More about Robert Taylor

This Week's Half Price Art

 The Fokker E II of Leutnant Kurt Freiherr von Crailsheim of FFA 53 is shown in formation with his wingman in a similar aircraft. Von Crailsheims aircraft bears his personalised markings of yellow, black and white diagonal bars on the fuselage, thought to represent his Military Merit Medal combined with the black and white of Prussia. The cross on the fuselage sides was applied in an unusually forward position. FFA 53 was based at Monthois late in 1915 and it was from this location that von Crailsheim made his final flight in this aircraft on 30th December.

Kurt von Crailsheim by Ivan Berryman. (GS)
Half Price! - £250.00
 Standing just five feet two inches tall, Andrew Beauchamp-Proctor had to have his SE5a specially modified to accommodate his small stature, but the diminutive South African was a giant in the air, claiming a total of 54 victories before the end of the war, many of them observation balloons which made him one of the top balloon-busting aces of the RFC. But many aircraft fell to his guns, too, as here when on 21st August 1918 he claimed an Albatros C-Type as victory number 34 whilst flying D6856 of 84 Squadron.

Captain Andrew Beauchamp-Proctor by Ivan Berryman. (GS)
Half Price! - £250.00
 Tucked in tight en route to Copenhagen, a wave of Mosquito FB VIs of 21 Sqn and their Mustang Mk.III escorts of 126 Sqn (including top Ace Agorastos John Plagis - 16 victories, on his last mission of the war)  approach the Jutland Peninsula after a bumpy crossing of the North Sea on the morning of 21st March 1945.  The Mosquitoes went on to carry out one of the most daring and successful raids of the Second World War on the German Gestapo headquarters in the centre of Copenhagen, inflicting irreparable damage to the Shellhus and killing more than 150 Gestapo personnel.

Shell House Raiders by Ivan Berryman. (GS)
Half Price! - £250.00
 One of the final versions of the ubiquitous De Havilland Vampire to be built was the T.11, a two-seat trainer, one example of which was XE998, shown here in the colours of No.8 Flying School at RAF Swinderby in the early 1960s.  This aircraft is now preserved and on display in the Solent Sky Museum, although currently in the livery of the Swiss Air Force.

De Havilland Vampire T.11 by Ivan Berryman. (GS)
Half Price! - £200.00

Von Richthofen brings down Ronald Hinings of  73 Squadron, making his 78th victory.  This painting depicts the battle between Manfred von Richthofen and Lieutenant Ronald George Adams of 73 Squadron. Since his arrival on the battlefield in the late summer of 1916, this made Richthofen's 78th victory out of a final total of 80.  The aircraft he was flying was a Fokker Drl No 477/17.  It is shown with red upper wing surfaces, tail plane, rudder and wheel covers.  National markings were in the process of change in March/April 1918.  There is no evidence of the precise date of change and so 477/17 is shown with its original Cross Patee markings.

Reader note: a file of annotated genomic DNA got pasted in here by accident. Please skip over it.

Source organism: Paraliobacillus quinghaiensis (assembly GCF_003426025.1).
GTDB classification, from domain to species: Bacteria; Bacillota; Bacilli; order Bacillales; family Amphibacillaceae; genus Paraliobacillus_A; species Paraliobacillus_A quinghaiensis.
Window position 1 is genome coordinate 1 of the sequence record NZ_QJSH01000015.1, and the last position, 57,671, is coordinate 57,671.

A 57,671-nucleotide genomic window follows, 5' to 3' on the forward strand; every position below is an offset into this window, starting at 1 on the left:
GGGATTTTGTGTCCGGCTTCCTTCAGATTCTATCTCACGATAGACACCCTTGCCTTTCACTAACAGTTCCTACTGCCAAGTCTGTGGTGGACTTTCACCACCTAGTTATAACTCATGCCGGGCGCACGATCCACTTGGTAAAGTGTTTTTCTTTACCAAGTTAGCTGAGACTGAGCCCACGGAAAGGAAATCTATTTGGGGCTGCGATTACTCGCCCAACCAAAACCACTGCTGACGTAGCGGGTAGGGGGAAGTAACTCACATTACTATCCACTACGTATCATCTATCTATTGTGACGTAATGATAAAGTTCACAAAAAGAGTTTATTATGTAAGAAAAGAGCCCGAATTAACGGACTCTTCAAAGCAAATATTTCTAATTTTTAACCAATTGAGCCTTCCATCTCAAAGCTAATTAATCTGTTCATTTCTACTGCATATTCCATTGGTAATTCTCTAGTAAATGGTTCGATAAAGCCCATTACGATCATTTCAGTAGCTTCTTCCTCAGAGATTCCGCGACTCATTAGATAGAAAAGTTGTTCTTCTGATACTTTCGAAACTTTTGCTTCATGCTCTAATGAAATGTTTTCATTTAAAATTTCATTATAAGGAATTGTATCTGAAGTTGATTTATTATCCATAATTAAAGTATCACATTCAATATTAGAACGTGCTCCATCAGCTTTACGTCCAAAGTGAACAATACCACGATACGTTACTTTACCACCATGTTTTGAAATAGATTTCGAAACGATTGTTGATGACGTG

Master of the Skies by Tim Fisher (GL)
Half Price! - £300.00
 HM Stephen - one of the Battle of Britains top scoring fighter pilots, brings down two Me109s in quick succession over the White Cliffs of Dover, early on August 11, 1940. Flying a Spitfire with 74 Squadron, HM shot down five German aircraft on this day, and damaged a further three. The note in his log book starts First flap of the day at 0600 hrs. <br><br><b>Published 2000.</b>

First Flap of the Day by Nicolas Trudgian. (B)
Half Price! - £95.00
 A pilot washes down his Lynx helicopter in Camp Bastion.

Lynx Helicopter - Camp Bastion by Graeme Lothian. (GS)
Half Price! - £250.00
 At 3.30am on the 23rd June 1945, a Dakota of 357 (special duties) Squadron took off from Mingaladon airfield nr.  Rangoon , to travel the 600 miles, 300 of them behind enemy lines, to rescue a downed American Liberator crew deep in the jungles of   Siam  .  The Dakota was flown by pilot Fl Lt. Larry Lewis, who already held the DFM awarded to him for 33 ops as a rear gunner on   Wellingtons  in 1941. Two crews had already failed when Lewis was asked to attempt this hazardous mission. Flying between 5,000 - 6,000ft he flew over The Hump, a ridge of mountains running down the spine of   Burma  . Local villagers had cleared a rough airstrip 800yds long with Lewis finding it by the time dawn broke. With monsoon clouds gathering, the Liberator crew aboard and the Dakota sinking in the wet ground, he managed, just, to get airborne. Flying at zero feet and looking out for Japanese Zero fighters Lewis took a different course back. Although being fired on from the ground they managed to make it all the way to the airfield at Dum Dum nr.   Calcutta ,  India  . Lewis was awarded an immediate DFC. By the end of the war he had completed 63 ops, held the rank of Squadron Leader with his service from 1938-1945, and was awarded the Air Efficiency Medal.

Larry Lewis DFC by Graeme Lothian. (P)
Half Price! - £1800.00